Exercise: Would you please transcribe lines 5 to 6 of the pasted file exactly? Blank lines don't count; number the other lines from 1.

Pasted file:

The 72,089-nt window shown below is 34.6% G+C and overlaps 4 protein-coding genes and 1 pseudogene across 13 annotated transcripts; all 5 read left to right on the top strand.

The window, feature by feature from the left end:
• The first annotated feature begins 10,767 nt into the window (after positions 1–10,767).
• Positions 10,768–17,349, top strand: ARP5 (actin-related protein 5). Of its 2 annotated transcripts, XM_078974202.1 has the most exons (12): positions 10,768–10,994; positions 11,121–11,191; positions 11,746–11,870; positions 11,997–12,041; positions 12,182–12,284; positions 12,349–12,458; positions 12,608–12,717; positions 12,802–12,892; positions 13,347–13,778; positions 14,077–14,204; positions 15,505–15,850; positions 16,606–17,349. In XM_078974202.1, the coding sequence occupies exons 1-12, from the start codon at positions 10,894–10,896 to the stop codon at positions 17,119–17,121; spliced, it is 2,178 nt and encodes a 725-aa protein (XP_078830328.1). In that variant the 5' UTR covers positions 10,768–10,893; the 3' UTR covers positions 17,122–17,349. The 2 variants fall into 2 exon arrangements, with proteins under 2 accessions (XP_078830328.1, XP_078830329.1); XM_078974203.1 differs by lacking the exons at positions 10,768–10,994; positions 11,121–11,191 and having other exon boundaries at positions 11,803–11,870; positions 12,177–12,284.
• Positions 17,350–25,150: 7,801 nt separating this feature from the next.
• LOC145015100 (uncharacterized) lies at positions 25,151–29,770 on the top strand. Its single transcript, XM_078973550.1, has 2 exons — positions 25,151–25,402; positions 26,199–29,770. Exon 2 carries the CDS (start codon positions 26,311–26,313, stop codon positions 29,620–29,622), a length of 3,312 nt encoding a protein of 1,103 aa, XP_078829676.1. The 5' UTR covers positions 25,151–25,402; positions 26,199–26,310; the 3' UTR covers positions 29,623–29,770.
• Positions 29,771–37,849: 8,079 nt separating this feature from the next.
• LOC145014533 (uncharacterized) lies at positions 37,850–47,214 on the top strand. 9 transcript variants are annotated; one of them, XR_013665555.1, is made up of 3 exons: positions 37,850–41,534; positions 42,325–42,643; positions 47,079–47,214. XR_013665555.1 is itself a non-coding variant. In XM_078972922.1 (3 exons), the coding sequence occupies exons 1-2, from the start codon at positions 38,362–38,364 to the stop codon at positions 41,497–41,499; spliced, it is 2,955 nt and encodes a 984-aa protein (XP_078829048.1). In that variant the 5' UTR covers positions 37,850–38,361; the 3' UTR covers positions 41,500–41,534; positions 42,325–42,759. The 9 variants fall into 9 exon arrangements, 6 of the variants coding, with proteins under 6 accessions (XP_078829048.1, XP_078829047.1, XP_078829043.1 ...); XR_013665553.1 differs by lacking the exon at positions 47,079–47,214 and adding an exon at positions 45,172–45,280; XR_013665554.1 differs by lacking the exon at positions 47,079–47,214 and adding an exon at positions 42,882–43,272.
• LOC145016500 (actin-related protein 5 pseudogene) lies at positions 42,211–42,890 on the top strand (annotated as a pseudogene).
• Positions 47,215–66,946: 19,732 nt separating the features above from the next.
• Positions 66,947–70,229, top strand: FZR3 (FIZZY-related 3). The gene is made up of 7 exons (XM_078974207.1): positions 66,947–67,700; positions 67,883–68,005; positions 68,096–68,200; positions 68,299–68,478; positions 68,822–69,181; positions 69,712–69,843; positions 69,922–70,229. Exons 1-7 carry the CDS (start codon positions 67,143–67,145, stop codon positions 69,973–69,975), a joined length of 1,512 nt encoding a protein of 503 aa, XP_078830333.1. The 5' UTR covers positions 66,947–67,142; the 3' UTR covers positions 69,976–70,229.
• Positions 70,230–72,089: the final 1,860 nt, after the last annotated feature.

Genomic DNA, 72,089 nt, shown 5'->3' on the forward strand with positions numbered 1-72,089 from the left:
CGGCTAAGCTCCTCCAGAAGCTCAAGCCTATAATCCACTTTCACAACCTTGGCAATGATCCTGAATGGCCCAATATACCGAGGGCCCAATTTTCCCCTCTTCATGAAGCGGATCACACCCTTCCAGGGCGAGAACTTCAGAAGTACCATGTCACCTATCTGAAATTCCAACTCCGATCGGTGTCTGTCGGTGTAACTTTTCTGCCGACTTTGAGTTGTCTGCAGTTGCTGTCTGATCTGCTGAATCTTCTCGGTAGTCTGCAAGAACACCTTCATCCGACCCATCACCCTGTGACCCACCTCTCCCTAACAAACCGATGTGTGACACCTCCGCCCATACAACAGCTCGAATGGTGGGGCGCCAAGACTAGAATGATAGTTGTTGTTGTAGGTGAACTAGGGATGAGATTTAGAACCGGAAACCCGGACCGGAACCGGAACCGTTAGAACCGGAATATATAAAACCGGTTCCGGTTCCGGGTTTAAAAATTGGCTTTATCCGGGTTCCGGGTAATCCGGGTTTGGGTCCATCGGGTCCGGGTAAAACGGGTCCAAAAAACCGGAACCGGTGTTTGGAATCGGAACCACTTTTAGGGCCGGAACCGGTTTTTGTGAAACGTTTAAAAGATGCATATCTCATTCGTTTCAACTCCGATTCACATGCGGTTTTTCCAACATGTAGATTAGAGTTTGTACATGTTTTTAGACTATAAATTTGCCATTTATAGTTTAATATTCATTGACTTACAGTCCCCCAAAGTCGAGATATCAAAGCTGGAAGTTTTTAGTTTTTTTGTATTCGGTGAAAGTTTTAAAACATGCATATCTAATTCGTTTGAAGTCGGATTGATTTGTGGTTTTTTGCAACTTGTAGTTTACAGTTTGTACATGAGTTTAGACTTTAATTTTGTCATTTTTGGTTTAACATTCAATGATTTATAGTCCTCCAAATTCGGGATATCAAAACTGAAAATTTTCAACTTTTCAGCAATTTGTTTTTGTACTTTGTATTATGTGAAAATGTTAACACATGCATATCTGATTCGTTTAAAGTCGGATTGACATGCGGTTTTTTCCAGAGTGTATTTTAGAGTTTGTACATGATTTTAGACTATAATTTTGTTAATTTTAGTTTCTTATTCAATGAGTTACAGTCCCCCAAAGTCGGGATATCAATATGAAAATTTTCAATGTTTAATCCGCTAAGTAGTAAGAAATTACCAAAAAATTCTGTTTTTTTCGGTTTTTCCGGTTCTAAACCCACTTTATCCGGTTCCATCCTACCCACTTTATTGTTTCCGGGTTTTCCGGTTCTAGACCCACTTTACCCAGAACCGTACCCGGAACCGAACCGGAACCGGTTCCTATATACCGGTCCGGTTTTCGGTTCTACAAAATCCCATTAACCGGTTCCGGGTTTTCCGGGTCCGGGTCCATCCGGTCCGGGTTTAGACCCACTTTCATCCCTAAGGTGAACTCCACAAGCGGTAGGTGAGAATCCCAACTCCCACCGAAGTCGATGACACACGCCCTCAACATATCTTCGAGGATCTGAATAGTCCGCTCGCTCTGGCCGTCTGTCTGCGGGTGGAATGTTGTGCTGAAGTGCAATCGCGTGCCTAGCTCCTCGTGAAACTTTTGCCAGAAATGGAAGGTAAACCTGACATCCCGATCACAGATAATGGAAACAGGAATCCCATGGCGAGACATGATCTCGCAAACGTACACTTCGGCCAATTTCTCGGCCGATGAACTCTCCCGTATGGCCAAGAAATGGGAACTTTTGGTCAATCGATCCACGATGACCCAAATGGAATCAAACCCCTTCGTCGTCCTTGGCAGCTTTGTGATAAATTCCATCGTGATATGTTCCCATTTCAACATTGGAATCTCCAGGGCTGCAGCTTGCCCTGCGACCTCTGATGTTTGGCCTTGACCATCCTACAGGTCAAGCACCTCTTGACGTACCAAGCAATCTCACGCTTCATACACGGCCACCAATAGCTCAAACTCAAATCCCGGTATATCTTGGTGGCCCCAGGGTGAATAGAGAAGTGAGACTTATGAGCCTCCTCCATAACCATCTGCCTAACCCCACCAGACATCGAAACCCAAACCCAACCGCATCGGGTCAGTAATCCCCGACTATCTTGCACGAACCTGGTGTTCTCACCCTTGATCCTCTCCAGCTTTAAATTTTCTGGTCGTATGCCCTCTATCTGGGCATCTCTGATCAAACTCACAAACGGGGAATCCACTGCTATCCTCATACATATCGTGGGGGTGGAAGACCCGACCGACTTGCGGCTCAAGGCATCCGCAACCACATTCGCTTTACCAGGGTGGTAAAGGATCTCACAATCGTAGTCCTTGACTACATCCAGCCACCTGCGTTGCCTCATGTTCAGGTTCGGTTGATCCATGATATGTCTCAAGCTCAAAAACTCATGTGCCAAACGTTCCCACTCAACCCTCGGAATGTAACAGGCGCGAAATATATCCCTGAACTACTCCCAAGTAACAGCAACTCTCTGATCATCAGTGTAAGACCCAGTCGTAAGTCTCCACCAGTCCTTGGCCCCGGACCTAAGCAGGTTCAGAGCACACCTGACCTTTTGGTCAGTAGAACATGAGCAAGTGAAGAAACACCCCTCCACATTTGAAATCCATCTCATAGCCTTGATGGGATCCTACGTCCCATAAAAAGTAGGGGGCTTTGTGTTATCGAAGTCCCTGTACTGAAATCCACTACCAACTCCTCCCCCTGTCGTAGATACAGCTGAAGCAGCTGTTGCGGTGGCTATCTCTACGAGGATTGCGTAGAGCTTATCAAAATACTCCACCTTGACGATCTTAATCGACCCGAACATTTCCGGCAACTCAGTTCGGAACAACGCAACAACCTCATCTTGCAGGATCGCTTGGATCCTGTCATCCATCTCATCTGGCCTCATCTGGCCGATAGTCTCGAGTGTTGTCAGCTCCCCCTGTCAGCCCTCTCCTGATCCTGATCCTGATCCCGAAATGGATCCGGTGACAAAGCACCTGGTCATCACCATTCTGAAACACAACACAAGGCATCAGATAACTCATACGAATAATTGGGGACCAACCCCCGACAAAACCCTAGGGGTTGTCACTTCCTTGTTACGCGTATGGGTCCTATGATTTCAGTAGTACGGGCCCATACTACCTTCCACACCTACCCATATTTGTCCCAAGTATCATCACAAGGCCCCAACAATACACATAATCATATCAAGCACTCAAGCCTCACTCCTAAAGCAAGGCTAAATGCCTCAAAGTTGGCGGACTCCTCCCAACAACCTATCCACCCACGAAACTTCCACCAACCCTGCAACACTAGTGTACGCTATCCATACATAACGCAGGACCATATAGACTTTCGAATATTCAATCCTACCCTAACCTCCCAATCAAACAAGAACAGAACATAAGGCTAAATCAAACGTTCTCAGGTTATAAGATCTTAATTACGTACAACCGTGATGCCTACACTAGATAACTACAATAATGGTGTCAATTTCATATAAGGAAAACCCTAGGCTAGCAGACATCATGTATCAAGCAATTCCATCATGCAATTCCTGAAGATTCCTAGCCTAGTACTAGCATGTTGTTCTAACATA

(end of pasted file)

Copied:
• Positions 17,350–25,150: 7,801 nt separating this feature from the next.
• LOC145015100 (uncharacterized) lies at positions 25,151–29,770 on the top strand. Its single transcript, XM_078973550.1, has 2 exons — positions 25,151–25,402; positions 26,199–29,770. Exon 2 carries the CDS (start codon positions 26,311–26,313, stop codon positions 29,620–29,622), a length of 3,312 nt encoding a protein of 1,103 aa, XP_078829676.1. The 5' UTR covers positions 25,151–25,402; positions 26,199–26,310; the 3' UTR covers positions 29,623–29,770.